A new schools project scrapped by the government will cost taxpayers in Lancashire £800 million

Fulwood Academy was built under the programme before it was scrapped - but taxpayers still face paying a hefty bill
Fulwood Academy was built under the programme before it was scrapped - but taxpayers still face paying a hefty bill
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Taxpayers in Lancashire will stump up almost £800 million for a schools programme that was scrapped by the Government before it could finish.

More than 80 county council secondary schools across the county were due to be rebuilt or refurbished as part of Labour’s Building Schools for the Future (BSF) project, but the plug was pulled in 2010 before it could be completed.

Three of four phases were done and had a combined capital value of £200.7m.

And, under the terms of Public Finance Initiative (PFI) deals penned by the Department for Education, taxpayers will repay almost four times that amount, £791.7m, by the time the contract ends in 16 years’ time.

READ MORE:: Private Finance Initiatives (PFIs) explained in easy terms

Speaking in 2010 shortly after the Conservatives came to power in coalition with the Liberal Democrats, the then-education secretary Michael Gove, said: “The Building Schools for the

Future scheme has been responsible for about one third of all this department’s capital spending, but throughout its life it has been characterised by massive overspends, tragic delays, botched construction projects, and needless bureaucracy.”

The then-shadow education secretary Ed Balls described the move as a “tragedy” and said the decision marked a “black day for our country’s schools”.

Lancashire County Council’s then-children and schools boss Susie Charles, who is now vice chairman at the authority, said “it is obviously disappointing not to be able to proceed with our phase four Building Schools for the Future projects”, which would have included schools in Colne, Barnoldswick, Haslingden, Accrington, and Rishton in the east of the county.

Under PFIs, private companies handle up-front costs on public building projects such as prisons, hospitals, schools, and infrastructure, in exchange for yearly payments from the state.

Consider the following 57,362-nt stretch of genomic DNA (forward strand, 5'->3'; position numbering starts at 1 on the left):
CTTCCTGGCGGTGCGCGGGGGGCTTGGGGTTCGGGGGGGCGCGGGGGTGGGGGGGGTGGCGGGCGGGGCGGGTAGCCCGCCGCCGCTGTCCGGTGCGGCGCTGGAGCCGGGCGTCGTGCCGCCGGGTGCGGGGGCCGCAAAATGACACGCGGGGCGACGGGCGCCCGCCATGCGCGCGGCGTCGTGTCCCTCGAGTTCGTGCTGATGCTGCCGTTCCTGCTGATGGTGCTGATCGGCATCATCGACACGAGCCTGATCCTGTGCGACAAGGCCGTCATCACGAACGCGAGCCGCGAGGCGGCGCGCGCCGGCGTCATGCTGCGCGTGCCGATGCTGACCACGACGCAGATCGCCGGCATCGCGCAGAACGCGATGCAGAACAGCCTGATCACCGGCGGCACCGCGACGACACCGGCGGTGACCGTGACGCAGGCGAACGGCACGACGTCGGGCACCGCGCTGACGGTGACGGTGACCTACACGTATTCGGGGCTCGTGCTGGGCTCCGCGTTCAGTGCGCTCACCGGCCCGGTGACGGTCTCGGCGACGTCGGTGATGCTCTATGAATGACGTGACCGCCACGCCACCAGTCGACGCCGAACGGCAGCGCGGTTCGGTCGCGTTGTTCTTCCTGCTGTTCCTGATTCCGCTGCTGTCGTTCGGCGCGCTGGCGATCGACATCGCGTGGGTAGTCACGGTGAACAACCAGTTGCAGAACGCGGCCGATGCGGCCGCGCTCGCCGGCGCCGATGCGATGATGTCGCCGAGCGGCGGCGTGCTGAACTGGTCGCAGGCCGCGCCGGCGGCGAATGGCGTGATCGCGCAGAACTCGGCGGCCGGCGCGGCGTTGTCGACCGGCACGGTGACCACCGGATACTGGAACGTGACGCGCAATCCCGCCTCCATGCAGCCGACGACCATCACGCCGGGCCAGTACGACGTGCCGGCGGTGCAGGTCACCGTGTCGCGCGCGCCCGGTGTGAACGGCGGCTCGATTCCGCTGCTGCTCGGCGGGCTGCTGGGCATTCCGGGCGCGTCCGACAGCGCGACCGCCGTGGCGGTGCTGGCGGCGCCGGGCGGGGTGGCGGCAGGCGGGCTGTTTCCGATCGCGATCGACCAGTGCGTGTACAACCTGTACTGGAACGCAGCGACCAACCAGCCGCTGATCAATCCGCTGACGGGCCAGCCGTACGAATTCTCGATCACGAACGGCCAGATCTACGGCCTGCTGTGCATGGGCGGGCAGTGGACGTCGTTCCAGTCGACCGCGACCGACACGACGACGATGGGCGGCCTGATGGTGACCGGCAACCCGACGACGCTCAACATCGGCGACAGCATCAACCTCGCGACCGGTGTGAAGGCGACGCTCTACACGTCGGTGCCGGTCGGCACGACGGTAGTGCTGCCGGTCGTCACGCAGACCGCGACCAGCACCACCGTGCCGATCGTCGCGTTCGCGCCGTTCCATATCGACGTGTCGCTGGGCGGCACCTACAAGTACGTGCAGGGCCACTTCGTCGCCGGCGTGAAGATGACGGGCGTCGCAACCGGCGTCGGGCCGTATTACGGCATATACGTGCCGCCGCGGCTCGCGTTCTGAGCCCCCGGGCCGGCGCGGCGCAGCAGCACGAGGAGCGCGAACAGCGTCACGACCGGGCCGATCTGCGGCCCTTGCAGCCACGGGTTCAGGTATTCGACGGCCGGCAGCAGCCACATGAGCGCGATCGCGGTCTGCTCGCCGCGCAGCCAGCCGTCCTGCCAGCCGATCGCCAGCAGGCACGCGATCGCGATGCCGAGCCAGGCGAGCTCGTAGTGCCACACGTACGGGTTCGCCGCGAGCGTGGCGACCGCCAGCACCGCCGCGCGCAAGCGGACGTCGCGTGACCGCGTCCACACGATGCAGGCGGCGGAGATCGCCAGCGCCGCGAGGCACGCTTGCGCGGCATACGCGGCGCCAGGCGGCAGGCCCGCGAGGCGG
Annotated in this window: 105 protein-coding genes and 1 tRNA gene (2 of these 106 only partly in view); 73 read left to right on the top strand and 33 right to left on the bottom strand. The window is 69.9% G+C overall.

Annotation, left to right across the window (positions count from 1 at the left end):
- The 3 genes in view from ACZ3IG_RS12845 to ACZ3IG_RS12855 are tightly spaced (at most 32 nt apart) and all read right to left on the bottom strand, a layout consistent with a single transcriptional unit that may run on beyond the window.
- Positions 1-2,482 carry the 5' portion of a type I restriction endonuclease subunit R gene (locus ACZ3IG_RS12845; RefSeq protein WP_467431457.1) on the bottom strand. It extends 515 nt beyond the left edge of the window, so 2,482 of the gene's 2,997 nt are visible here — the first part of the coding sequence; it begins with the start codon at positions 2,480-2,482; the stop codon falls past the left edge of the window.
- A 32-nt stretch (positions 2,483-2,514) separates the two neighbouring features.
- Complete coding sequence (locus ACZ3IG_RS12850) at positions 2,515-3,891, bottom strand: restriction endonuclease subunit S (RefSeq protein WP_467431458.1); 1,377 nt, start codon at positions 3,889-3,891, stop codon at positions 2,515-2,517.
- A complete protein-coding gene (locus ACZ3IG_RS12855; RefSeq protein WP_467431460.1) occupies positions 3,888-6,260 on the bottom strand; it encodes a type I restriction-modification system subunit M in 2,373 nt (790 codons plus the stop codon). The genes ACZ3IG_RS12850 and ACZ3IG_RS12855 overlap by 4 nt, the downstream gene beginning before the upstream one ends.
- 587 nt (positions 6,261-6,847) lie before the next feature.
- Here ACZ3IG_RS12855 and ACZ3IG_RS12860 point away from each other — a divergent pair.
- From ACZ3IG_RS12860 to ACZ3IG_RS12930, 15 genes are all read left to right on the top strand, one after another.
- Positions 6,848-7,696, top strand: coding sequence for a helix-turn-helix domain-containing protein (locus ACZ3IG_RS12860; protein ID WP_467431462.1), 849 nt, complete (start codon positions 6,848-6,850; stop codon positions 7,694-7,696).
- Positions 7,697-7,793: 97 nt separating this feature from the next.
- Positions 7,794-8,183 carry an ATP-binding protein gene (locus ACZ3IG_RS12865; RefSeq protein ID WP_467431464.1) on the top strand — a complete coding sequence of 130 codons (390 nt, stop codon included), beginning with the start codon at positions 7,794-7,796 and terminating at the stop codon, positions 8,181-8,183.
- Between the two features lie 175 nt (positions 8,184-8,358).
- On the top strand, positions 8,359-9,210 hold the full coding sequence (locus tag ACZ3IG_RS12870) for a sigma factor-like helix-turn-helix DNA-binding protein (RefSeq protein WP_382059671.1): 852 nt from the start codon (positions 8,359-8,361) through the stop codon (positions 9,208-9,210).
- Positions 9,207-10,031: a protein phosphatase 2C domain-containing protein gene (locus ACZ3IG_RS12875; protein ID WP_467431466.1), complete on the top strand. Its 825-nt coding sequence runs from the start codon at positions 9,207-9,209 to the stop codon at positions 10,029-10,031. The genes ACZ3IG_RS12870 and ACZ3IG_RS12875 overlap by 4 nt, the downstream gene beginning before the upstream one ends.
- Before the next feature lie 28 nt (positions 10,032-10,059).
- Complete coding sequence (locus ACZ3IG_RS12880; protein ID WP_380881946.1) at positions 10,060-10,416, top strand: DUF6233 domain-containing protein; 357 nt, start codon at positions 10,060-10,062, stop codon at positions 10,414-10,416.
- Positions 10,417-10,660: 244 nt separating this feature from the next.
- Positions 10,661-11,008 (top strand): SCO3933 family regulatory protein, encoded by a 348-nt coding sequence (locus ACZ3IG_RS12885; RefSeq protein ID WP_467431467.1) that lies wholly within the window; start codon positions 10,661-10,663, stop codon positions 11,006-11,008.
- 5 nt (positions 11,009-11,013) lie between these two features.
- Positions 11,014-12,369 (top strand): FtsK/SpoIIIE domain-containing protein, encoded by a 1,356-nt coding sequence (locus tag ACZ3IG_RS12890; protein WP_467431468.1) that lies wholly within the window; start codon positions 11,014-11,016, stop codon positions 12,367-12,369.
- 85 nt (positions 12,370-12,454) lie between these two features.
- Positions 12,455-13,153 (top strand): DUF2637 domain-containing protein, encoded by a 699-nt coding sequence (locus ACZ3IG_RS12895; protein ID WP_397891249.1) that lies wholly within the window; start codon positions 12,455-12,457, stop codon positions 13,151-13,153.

Contracts often last decades and the deals, which were introduced by the Conservative government in the ‘90s and increasingly used by Tony Blair’s Labour government, cost the taxpayer much more than if the projects had been funded from the public purse.

A report from the National Audit Office said there are over 700 current PFI deals with a capital value of £60bn. “Annual charges for these deals amounted to £10.3 billion in 2016/17,” it said. “Even if no new deals are entered into, future charges which continue until the 2040s amount to £199 billion.”

The former Chancellor Philip Hammond last year said no new PFI deals would be signed, saying the government was “putting another legacy of Labour behind us” and would “abolish” their use.

He said: “I remain committed to the use of public-private partnership where it delivers value for the taxpayer, but there is compelling evidence that the private finance initiative does neither … I have never signed off a PFI contract as chancellor, and I can confirm today that I never will.”

Some 13 schools were built in Lancashire under the Building Schools for the Future programme, the Department for Education said in a response to a Freedom of Information request: Accrington Academy, Blessed Trinity RC College, Fulwood Academy, Hameldon Community College, The Rose School, Unity College, Burnley Sixth Form, Marsden Heights Community College, Pendle Vale College, Pendle Vale Community High School and College, Shuttleworth College, Sir John Thursby Community College, and Ridgewood Community High.

It said Accrington Academy was also refurbished under the programme, while the 11 schools due to be built or re-built until the project was scrapped were West Craven High Technology College, Colne Park High School, Colne Primet High School, Haslingden High School, Mount Carmel Roman Catholic High School, Norden High School and Sports College, Oswaldtwistle School, Rhyddings Business and Enterprise School, St John Fisher and Thomas More Catholic Humanities College, Tor View School, and West Craven High Technology College.

The Department for Education said seven schools have been opened under programmes which have superseded Building Schools for the Future: Maharishi Free School, Burnley High School, Eden Boys’ School (Preston), Olive School (Preston), The Heights (Burnley), the Burnley Hill Pupil Referral Unit, and the Lancaster Royal Grammar School.

Schemes have 'crippled hospital finances'

Taxpayers are shelling out billions of pounds more than planned for schools, hospitals and other projects built through controversial deals with private companies, an investigation by JPIMedia can reveal.